Reader Feedback on RPG Open Access Is No Panacea and As I See It: Depriving the Senses
May 3, 2010 Timothy Prickett Morgan
As you might have expected, IBM‘s decision to open up the RPG compiler and runtime to allow others to create custom data streams to other applications and devices has got a lot of people thinking and even more of them talking.
We told you all about Rational Open Access, RPG Edition two weeks ago, and then BCD Software and LANSA piped up with their opinion on ROA in last week’s issue. There’s been a lot of back and forth at the water cooler, on the newsgroups, and in the press about this, and it won’t subside any time soon is my guess.
Following is what a few readers had to say.
I trust you will give Profound Logic, looksoftware, and VAI the opportunity to respond. This statement by BCD and LANSA is quite surprising given the fact that RPG developers have been begging IBM for years for a way to do just exactly what Open Access provides, especially when combined with the Profound Logic UI product. Full disclosure: I’m a Profound Logic RPGsp customer.
Is Open Access a panacea? Not likely, but it offers far, far more than “no practical use.” For the first time in many years my developers are excited!
I must admit, however, that I am confounded by why IBM handed the development of the GUI interface code to ISVs instead of doing it themselves. But it appears the ISV products and Rational Open Access have “reasonable” pricing. I don’t think this will be out of reach for most companies that use IBM i. This appears to be an elegant solution to the age-old problem of developing robust browser-based applications using RPG.
Time will tell what challenges this approach will present, but I can’t imagine how it could be any more challenging than the methods we have created to date.
Nice piece. IBM i is going retro!
Too bad the product is not as nice as your article. I have no stake in the game anymore, but the game still looks the same. The IBM i All-Everything Operating System still has everything but a graphical user interface. As such it is like an huge all-powerful brain with no means of outward communications.
IBM has chosen again to pretend not to know what the small business market needs, so it justifies its reasons to not deliver. Instead of the most elegant and sophisticated operating system in the world being the most simple to use for a mom and pop shop to engage in complex computing and hardly notice, IBM keeps adding additional layers of incomprehensible intricacy. How many layers of products does it take now to send a simple application panel to the ubiquitous universal client, a.k.a., the Web browser? “Hello World” keeps getting tougher to write!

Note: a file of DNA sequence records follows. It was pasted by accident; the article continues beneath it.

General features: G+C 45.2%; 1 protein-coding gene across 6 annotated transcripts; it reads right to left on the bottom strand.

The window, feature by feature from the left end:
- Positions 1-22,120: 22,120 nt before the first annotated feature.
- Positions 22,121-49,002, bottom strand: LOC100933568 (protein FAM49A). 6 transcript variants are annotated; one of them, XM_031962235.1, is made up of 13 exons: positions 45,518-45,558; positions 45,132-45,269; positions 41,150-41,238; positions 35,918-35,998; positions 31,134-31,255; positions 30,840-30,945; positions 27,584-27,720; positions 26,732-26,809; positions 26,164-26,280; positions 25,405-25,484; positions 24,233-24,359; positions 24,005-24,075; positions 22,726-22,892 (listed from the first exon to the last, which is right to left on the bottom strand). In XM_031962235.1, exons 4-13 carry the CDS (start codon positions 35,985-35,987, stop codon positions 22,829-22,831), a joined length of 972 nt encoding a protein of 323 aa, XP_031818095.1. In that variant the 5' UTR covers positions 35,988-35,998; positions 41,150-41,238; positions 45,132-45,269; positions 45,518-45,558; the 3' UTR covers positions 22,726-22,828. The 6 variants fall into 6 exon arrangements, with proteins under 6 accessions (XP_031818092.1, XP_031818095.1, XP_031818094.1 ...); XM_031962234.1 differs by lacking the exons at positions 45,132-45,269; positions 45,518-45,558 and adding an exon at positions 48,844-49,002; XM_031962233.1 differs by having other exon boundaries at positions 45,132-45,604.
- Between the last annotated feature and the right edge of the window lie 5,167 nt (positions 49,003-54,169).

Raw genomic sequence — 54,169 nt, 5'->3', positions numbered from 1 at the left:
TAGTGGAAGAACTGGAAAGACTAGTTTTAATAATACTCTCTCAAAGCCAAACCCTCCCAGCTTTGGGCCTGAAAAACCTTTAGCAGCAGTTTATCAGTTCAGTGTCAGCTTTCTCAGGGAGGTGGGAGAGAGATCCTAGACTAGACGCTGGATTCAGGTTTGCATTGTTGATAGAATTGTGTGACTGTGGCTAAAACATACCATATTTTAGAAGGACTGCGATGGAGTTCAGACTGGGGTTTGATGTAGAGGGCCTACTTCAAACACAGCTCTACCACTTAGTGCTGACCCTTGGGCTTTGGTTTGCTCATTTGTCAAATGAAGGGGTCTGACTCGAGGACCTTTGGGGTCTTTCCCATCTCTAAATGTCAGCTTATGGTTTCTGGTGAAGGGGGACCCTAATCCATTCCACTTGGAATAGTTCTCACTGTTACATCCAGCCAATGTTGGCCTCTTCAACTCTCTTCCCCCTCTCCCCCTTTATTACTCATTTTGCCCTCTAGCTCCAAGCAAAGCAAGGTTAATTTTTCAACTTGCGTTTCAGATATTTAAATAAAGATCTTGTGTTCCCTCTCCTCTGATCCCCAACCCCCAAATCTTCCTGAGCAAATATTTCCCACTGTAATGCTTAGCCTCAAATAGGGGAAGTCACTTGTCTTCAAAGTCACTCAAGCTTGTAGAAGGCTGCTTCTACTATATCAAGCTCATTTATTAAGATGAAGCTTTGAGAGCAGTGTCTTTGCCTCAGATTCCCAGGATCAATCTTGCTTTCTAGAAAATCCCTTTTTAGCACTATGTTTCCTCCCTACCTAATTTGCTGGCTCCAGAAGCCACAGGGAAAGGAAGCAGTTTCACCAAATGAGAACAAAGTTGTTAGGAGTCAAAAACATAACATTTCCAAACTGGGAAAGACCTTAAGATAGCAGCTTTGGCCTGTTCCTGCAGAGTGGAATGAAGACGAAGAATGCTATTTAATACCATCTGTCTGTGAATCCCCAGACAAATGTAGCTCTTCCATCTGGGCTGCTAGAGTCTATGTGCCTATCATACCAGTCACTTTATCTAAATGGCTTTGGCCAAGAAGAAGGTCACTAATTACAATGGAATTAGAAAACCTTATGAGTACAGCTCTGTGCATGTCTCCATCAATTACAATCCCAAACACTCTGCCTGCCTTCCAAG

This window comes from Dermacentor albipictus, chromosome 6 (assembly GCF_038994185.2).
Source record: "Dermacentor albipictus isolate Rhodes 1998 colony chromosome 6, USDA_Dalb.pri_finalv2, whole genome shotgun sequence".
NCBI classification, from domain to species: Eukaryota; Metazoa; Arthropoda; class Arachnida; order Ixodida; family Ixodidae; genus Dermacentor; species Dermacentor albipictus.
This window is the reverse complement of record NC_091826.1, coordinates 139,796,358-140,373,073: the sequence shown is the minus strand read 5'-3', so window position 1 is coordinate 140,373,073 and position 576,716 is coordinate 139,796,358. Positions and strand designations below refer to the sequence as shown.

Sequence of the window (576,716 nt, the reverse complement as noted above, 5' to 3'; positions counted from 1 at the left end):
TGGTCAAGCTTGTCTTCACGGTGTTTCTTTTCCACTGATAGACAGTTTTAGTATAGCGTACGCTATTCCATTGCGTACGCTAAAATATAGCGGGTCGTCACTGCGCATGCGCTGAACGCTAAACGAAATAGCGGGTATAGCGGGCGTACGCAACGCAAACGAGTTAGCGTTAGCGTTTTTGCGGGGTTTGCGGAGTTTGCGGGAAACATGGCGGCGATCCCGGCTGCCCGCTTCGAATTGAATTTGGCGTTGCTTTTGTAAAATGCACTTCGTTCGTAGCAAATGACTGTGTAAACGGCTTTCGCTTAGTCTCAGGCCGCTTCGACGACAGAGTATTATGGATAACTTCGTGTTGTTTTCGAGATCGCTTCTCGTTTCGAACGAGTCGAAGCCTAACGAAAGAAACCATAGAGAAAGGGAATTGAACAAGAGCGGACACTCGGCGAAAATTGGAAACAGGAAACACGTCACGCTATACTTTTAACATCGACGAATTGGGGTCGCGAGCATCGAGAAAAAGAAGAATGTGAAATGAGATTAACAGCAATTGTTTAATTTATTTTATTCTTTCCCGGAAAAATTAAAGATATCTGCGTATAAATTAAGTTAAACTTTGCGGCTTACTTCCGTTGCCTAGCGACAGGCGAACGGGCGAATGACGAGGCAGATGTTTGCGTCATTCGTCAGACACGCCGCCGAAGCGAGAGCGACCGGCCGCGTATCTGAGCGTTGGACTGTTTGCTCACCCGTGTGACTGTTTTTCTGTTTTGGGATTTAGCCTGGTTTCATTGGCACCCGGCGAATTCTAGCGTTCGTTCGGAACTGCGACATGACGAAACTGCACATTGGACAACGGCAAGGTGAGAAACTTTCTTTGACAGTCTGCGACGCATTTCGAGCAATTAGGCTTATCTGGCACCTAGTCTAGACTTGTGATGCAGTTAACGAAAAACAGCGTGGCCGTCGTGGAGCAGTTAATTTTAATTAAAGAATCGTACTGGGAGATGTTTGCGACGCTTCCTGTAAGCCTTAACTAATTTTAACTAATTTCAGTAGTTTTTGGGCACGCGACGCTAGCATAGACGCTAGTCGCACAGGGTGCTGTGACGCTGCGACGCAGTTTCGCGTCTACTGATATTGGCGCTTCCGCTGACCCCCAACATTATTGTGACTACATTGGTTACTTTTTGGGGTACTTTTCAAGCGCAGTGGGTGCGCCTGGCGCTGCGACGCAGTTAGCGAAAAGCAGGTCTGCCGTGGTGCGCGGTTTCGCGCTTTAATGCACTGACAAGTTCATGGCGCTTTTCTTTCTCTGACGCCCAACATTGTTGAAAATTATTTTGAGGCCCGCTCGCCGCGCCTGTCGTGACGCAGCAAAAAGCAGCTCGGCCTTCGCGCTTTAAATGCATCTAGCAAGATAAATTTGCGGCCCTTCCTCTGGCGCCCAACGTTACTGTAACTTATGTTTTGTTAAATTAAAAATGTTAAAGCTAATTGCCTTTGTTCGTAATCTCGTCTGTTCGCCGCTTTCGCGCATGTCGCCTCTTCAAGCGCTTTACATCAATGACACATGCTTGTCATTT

Sorry IBM, only large and/or sophisticated shops have the talent to engage your once user-friendly system for Web purposes. Perhaps some clever hacker of the future may invent a new CRT-type device in his garage that say, uses that spiffy 5250 green screen protocol. Perhaps it will catch on like the famous DEC VT 100 CRT line. Then, IBM i will have a natural place to send its information panels. In PC parlance, IBM will have to build no drivers to support the new UI device of the future.
Until then, IBM’s re-affirmed decision to have no user interface on its most sophisticated operating system assures it of one day being able to replace the mainframe in corporate America. I look forward to the days again when shops can get to close down for business for the weekend to generate a new user interface.
By then, it won’t matter. Perhaps it doesn’t matter now. I am not sure who will be around to cheer when Frank Soltis’ little marvel finally is so unintelligible that the mainframe establishment warmly accepts it. My small business clients are well on their way to Windows and most, when they get there, stop looking back!
Industry pundit and i-vangelist Trevor Perry piped up in his Angus The IT Chap blog about the criticisms that BCD and LANSA have made about ROA outlined in our story. And as you might expect, Perry made some of his own criticisms of the criticisms.
Round Three coming up soon. I told you there would be possibilities. And one of those is that tool vendors and programmers end up bickering with each other for a while.
Victor Rozek struck another chord, rather than some nerves as he sometimes does, with his As I See It: Depriving the Senses in last week’s issue, which discussed the isolation and physical issues we face in an increasingly computerized world.
Thanks for another insightful article. Note the correlation in the rise of digital dependence and the increase in the popularity of extreme sports, such as high-end skateboarding. It seems we have a bi-model distribution in society along this dimension, as we do along the economic, educational, and many other dimensions.
Very good, agree 100-plus percent. My wife was just discussing her concern for this very type of thing yesterday, lack of personal contact in specific.
Victor, in the spirit of your article, I would much rather talk to you face to face over a refreshing beverage.
You’ve hit the nail on the proverbial head with this one. While ALL of your articles are excellent, insightful, and thought-provoking, this one has particular meaning for me.
In addition to my day/night job as an IT consultant with IBM, I also do a lot of mentoring/coaching on work and life, as well study/teach Tai Chi Chuan.
Sensing is everything.
Relaxation, alignment, and balance are the keys to success.
Thank you once again for a very useful article, and for the reminder.
Woe be to me who works with computers on a daily basis AT A BANK!! Luckily, I have a whole yard full of physical distractions to deter me from spending too much time inside during my off-work hours. However, I still find myself in a constant battle with the “belly beast.” Thanks for the article(s).